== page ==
THE DAILY SHOW
Transcription by Kris Elgstrand
JS: I don't even know where to start. So I'm going to start, I'm an enormous fan of yours. And I'm just going to start on the performance end of it for the actors. Forget about the beautiful writing, the shooting, all the things you do. The performances you get from the actors you have. Obviously they're great actors. As a director, how do you feel like you're able to empower these actors to get the kind of performances you get?
JS: I'll leave.
PTA: I hire good ones.
JS:: Okay. That helps.
PTA: That helps. And I try to do as much as I can in the writing and I try to listen to them and see how they feel about things.
JS: Do you stop, in a scene, after a take, and, [feigning anger] "What? You're supposed to look mad!" On set, do you get maniacal? What's your temperament?
PTA: Pretty…I don't know, boring-
JS: You seem angry. You seem like an angry guy.
PTA: I try to play it pretty cool. When you're a writer you can get mad at yourself in the room and bang your head against the wall and then when you go to be a director you've kind of got to pretend you didn't do that stuff and be cool and be everybody's boss.
JS: Do you complete the writing process in your mind and then become the director? Or as you're writing are you, you know, I find it's very difficult to…the difference between writing for the page and writing for the performance is a very different art form. Do you do that as you're writing or do you have to transition that?
PTA: When I write, when it's at it's best, when it's going really well, it's just sorta like you just kind of blink your eyes and ten pretty good pages have sort of happened. At it's worst, you're just sort of trying to get the writing going well. But when you get to the set, I just sort of throw the script out the window and hope they know it and they've done it well.
JS: You just throw it out the window? Do you ever tell yourself the writer, "Hey man, don't sweat this, I'm just going to fucking ditch it?"
JS: I find for myself with writing, there are times where it's very difficult not to be precious with the words. To remember, to convince yourself, just put it on paper. So much of writing is rewriting and you can really hold yourself back from just putting it out there.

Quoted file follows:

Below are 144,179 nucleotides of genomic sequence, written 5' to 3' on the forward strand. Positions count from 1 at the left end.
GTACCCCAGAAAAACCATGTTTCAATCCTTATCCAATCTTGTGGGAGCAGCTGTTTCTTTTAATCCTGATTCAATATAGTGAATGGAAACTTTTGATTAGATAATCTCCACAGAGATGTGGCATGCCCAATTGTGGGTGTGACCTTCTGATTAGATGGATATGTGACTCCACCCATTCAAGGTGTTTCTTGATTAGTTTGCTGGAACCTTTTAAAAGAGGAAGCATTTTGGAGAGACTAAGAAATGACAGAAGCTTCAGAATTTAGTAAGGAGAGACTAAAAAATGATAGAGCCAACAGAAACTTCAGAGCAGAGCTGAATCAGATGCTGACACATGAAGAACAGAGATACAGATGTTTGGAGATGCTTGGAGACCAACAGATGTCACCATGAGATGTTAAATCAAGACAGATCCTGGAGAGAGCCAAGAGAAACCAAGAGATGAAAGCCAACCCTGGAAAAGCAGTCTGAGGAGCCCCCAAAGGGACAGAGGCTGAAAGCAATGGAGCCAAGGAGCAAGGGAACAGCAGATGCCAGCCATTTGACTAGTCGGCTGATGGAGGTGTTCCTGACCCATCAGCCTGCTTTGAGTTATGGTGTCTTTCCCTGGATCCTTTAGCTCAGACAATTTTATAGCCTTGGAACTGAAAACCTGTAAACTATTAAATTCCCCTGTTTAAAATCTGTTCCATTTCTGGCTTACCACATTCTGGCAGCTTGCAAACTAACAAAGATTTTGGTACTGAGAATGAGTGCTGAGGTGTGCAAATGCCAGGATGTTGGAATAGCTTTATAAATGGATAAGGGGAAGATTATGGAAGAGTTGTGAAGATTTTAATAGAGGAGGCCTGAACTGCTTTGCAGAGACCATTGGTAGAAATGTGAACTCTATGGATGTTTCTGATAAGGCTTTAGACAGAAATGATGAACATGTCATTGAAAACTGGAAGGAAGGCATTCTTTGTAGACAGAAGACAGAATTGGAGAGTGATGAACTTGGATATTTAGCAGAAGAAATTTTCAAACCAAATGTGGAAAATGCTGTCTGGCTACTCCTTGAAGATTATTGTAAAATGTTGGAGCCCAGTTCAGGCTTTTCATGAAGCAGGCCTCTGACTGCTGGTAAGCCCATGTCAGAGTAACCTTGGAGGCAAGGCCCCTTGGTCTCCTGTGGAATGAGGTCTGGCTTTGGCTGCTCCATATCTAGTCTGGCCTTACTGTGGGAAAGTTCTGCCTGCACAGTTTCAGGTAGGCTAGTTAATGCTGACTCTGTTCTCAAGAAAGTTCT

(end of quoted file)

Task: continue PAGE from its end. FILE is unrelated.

PTA: I think that's true. You know, I've written 50 drafts of things and thank God for, you know, saving everything you write because sometimes you look back at the first thing and realize you had it right the first time just because it sort of vomited out of you or something like that. But the other thing is, that I've found is, unfortunately, sometimes you can write something 50 times and you can make it better so it makes this endless sort of reach for something that keeps you hungry, keeps you guessing. How does it work, how does writing work? It's so confusing.
JS: What makes you stop? See, what makes me stop here is it's six o'clock. You know what I mean.
JS: We're write to the point of, "Hey, man, there's an audience here and they look mad. They've been sitting there for five hours, you better get out there and do a show." But as a writer of film how do you stop, how do you not overwrite? How do you not destroy it on the back end?
PTA: It's kind of the same thing. I mean, with getting a film together, the clock is not ticking that badly but basically you sort of say we're all going to get together in March and let's say that's six months away. As a writer basically you've got six months and the clock is ticking and you've got to really get it together. You have to plan that far ahead in advance in film. It's like a really slow ticking bomb.
JS: Let's talk catering. Okay, what do you… No, we have a different system here. Once it's done. then you have all the post-production and all those other things that you have to do. Does the selling of it feel like you're making something that you did a long time ago… Does it still feel vital in your mind? How is it in that process?
PTA: Oh God, I mean… yeah, it feels far…You know I was watching that clip and I didn't remember what they were going to say. You know? I remembered what Phil was going to say.
JS: I completely understand that.
PTA: And that's a nice place to get to, actually. Where you have a kind of have enough distance from it. Yeah, there's a lot that I don't remember about this film already.
JS: I would love for M. Night Shyamalan to be in one of his own movies and be like, "You mean the guy was dead the whole time? I can't believe that?" What I love about what you do, too, is everything, you just feel… you just feel the art of it. It's so vivid. Maybe it's every choice you make. Is all that preconceived? Do you have an idea of each one of those moments, how you wanted to create it?
PTA: No. I mean, inevitably you're going to get disappointed because usually the things that you see in your head when you really are standing in a place with three dimensions, they're just going to be different. The light's coming through the window in a different way or somebody's wearing something different. So you just try to be as open as possible to situations. But at the same time, you're making a film, it can't just be this endless search. There's a lot of kind of planning you have to do but hopefully you can create situations where those accidents happen or things can kind of go wrong.
JS: A fertile environment.
JS: Aspirational but realistic.
PTA: There you go.
JS: The Master! It is a beautiful piece of filmmaking. It's in theatres now. Oh, the great Paul Thomas Anderson ladies and gentlemen!